Dental prosthetics not only provide cosmetic benefits, they can also prevent deterioration of the jawbone and bite. Depending on your needs, your oral healthcare provider may recommend false teeth as a way to regain or retain function. There may be different Medicare insurance options available to you to help manage the cost of this service.
Benefits of False Teeth
With tooth loss comes an increased risk of improperly chewing and swallowing your food. This can lead to indigestion or create a choking hazard. False teeth, or dentures, can help you break down each bite of food as you would normally be able to do with natural molars and incisors.
Your speech and pronunciation abilities can also be negatively impacted by a loss of teeth since the muscles of your mouth must compensate for the lack of surface area your tongue touches to create certain sounds. Dentures restore this surface area, although it can take time to retrain your speech patterns around the new space they create.
Personal aesthetics and self-esteem can also suffer due to tooth loss. Without teeth, the shape of the cheeks and mouth lack support and may look saggy or gaunt. Additionally, the shape of your jaw can change over time, sloping forward and creating a more pronounced under-bite. False teeth help your jaw’s alignment and restore the support your cheeks, mouth and lips need to appear full.
Different Types of False Teeth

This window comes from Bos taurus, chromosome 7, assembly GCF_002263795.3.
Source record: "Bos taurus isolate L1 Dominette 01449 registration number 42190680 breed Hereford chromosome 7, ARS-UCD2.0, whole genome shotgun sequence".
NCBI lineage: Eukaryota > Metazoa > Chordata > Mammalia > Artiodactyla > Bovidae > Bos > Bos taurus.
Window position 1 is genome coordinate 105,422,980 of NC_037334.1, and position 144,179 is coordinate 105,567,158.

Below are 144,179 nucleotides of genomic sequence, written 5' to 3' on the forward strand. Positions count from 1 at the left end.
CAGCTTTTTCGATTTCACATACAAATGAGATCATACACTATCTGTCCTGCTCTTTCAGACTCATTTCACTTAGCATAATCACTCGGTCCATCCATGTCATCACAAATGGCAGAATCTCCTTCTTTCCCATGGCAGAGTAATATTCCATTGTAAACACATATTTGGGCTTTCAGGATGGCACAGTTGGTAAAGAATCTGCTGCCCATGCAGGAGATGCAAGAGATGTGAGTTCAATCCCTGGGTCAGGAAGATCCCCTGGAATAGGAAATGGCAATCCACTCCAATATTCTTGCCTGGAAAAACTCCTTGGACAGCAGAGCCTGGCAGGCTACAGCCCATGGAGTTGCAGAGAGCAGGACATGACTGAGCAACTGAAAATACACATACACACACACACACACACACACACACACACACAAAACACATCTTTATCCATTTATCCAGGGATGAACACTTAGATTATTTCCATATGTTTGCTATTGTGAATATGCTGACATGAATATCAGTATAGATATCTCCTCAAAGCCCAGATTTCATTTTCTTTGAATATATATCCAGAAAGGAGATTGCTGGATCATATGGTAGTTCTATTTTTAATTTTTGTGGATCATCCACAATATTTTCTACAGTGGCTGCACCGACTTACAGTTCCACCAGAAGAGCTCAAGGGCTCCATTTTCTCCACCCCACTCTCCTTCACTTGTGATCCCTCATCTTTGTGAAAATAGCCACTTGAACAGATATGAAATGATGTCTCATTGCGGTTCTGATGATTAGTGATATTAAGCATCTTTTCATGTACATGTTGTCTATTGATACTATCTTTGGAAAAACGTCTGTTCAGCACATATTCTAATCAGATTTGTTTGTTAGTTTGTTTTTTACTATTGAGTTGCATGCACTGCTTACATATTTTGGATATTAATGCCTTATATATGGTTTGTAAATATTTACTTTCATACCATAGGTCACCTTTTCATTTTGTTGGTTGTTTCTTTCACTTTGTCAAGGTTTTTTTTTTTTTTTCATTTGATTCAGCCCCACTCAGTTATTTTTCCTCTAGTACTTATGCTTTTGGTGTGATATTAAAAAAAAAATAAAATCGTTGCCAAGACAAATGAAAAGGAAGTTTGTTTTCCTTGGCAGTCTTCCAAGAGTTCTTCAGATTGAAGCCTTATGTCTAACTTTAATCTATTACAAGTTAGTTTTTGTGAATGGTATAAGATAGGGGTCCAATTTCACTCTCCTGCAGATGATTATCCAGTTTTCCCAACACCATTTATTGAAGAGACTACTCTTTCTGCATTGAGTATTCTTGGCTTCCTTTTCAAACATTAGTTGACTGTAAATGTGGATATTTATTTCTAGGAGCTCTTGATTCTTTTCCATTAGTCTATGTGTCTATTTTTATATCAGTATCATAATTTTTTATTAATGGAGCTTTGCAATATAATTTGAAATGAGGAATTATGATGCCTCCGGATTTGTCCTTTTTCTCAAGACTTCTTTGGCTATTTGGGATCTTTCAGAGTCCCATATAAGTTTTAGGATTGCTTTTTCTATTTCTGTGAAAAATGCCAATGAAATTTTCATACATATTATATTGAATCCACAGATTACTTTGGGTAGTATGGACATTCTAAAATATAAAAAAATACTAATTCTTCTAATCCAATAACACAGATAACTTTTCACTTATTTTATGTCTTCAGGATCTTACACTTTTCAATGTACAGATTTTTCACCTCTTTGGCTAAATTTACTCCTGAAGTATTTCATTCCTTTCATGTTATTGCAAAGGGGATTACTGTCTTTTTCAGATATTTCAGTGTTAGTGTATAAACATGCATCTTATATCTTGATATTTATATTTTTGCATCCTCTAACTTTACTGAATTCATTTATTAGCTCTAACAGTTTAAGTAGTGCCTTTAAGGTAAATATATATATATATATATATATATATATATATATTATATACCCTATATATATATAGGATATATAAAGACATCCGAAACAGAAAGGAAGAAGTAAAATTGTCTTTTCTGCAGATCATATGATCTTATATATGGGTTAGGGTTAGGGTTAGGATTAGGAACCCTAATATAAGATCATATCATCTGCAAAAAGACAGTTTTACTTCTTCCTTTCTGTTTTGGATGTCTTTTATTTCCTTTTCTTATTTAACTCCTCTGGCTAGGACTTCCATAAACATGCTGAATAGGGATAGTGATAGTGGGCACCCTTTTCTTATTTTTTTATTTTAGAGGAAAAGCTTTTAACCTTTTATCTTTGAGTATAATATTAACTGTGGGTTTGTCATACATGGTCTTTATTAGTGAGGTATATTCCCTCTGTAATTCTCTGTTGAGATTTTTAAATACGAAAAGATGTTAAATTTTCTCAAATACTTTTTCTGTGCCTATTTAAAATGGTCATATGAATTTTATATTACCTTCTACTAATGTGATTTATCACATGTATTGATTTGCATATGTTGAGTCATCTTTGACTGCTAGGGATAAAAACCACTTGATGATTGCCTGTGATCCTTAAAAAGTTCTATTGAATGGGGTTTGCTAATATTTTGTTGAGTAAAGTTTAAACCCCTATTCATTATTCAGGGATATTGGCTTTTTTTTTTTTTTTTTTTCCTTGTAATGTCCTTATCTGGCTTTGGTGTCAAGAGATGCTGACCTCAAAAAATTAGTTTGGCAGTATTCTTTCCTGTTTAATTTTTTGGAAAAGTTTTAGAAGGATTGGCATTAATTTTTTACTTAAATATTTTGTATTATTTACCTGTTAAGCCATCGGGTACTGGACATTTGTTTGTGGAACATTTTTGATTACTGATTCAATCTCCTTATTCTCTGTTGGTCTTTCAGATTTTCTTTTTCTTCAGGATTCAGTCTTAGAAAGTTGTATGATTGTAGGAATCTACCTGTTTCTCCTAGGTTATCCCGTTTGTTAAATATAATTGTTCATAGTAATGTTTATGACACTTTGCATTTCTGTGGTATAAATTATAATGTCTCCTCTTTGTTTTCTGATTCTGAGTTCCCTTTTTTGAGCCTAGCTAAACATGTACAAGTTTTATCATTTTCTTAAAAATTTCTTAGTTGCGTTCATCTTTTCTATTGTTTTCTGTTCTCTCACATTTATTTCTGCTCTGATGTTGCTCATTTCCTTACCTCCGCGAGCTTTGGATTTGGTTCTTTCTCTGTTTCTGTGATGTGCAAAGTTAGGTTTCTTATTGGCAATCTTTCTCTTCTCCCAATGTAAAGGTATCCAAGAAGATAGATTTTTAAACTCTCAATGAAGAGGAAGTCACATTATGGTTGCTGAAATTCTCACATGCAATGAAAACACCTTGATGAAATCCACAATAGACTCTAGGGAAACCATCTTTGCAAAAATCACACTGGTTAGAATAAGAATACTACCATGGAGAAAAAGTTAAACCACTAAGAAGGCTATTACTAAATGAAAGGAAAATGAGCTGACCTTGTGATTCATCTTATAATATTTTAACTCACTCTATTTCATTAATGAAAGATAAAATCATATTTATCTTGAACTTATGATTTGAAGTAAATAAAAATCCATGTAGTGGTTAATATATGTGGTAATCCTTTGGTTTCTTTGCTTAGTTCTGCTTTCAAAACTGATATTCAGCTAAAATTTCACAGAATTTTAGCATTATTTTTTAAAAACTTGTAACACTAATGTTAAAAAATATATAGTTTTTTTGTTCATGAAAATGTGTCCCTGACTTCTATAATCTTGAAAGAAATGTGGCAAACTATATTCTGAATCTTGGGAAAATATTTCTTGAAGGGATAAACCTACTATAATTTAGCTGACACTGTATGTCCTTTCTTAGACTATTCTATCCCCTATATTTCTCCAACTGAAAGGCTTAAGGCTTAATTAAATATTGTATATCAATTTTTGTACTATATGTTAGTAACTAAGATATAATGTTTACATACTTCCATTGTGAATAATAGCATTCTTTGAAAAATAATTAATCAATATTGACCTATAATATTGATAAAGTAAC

Dental prosthetics can be made for a variety of circumstances involving tooth loss. Your oral healthcare provider may suggest any one of these types of false teeth depending on your needs:
- Removable partial dentures. A metal band links a series of false teeth together so that it can be clipped into place with a clasp on the existing teeth beside it.
- Fixed bridge. A crown on top of an existing tooth is used to anchor a false tooth beside it.
- Complete dentures. A full set of false teeth that fit on top of the gums and adhere through suction. Dental adhesives can be used to improve fit and prevent slippage.
- Implant-retained dentures. Titanium anchors are placed in the jaw bone so that the denture plate can be clipped into place for a more secure fit.
- Dental implants. These permanent prosthetics include a metal screw that is seated in the jaw bone and anchors a single tooth. This can be done to replace one, many or all teeth in the mouth.
Each set of false teeth requires specific care, and you may need follow-up appointments to help you with their fit and function. Tell your oral healthcare provider about any pain or discomfort you experience and follow their guidelines closely to avoid any complications with wearing your dental prosthesis.
Medicare Coverage for False Teeth
Original Medicare Part A and Part B does not provide routine dental care or coverage for false teeth. In certain circumstances, surgeries that involve extracting infected teeth or broken teeth may qualify for coverage under Medicare benefits through Part A’s hospital insurance. These situations are typically related to dental trauma due to injury or preventive care necessary for an organ transplant or other qualifying treatment.
Part C Medicare Advantage plans, which offer Original Medicare benefits through private insurers, often include routine dental care and related services such as extractions and dental prosthetics. These plans sometimes charge a separate premium that must be paid in addition to any applicable Part B or Part D premiums. Medicare Advantage plans may also have separate deductible, copayment and coinsurance requirements, as well as limits or caps for yearly coverage. You can check with each plan available in your area for more details on coverage for false teeth.